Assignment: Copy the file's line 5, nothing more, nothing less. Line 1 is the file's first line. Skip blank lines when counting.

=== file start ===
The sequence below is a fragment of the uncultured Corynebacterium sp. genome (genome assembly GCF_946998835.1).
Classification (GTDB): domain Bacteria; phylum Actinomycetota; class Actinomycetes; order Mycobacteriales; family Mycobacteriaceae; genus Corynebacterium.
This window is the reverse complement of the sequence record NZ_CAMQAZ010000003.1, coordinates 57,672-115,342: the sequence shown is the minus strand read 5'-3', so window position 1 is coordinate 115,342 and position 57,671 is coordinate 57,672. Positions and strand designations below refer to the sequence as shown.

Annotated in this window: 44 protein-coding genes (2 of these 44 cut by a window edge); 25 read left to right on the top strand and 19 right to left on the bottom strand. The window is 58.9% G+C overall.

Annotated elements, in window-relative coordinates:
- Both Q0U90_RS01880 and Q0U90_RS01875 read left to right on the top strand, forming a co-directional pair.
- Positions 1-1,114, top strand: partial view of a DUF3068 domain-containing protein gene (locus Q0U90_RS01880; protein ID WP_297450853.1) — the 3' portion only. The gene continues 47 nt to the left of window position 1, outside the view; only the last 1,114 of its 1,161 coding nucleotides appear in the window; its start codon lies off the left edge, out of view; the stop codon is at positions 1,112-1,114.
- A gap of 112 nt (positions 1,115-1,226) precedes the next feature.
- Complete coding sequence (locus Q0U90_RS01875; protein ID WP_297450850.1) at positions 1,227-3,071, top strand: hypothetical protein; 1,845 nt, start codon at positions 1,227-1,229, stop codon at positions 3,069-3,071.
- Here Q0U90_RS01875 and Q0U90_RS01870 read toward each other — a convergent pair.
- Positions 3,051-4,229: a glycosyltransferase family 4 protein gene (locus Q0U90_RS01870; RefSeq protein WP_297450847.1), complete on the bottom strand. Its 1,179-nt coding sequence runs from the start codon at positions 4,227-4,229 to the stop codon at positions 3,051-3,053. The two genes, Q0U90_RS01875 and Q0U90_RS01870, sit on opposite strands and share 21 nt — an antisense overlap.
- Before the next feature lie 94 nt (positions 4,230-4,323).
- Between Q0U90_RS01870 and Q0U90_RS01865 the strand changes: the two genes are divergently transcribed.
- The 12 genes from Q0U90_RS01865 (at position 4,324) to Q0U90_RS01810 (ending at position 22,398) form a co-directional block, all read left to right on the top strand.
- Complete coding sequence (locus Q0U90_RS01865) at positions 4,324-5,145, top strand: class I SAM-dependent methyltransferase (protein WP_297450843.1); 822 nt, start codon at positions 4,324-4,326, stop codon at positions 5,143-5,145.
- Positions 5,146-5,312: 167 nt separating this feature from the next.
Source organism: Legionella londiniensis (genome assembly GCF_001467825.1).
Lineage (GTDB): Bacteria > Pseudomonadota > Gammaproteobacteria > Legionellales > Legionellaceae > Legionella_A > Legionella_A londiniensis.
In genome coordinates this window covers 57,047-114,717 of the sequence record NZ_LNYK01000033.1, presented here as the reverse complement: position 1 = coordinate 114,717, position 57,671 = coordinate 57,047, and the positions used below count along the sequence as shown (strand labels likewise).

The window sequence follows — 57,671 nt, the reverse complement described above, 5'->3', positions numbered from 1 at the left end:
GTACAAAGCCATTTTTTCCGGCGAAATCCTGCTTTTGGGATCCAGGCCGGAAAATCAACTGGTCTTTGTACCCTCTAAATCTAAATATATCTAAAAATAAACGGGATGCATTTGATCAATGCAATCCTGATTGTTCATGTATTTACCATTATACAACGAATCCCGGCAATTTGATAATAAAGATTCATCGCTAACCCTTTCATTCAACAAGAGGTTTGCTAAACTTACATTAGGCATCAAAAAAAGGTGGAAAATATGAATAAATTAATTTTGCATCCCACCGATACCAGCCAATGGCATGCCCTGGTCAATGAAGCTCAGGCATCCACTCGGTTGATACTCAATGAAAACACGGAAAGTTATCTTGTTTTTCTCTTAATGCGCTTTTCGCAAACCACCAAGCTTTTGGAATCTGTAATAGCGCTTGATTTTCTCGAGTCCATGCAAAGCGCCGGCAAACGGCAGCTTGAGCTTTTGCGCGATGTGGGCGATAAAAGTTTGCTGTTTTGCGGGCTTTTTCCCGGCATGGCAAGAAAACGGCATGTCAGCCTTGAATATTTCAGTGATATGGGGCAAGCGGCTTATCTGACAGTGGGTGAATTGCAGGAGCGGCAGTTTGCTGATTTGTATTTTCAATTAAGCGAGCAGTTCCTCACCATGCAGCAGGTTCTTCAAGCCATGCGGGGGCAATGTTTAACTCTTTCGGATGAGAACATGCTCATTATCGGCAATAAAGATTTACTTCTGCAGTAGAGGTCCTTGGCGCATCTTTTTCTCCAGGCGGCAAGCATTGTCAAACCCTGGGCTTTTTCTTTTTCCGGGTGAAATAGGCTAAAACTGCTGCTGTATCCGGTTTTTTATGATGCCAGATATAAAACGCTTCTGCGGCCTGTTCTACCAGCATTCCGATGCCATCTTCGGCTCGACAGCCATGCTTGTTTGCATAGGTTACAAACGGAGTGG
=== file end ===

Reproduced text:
Annotated elements, in window-relative coordinates: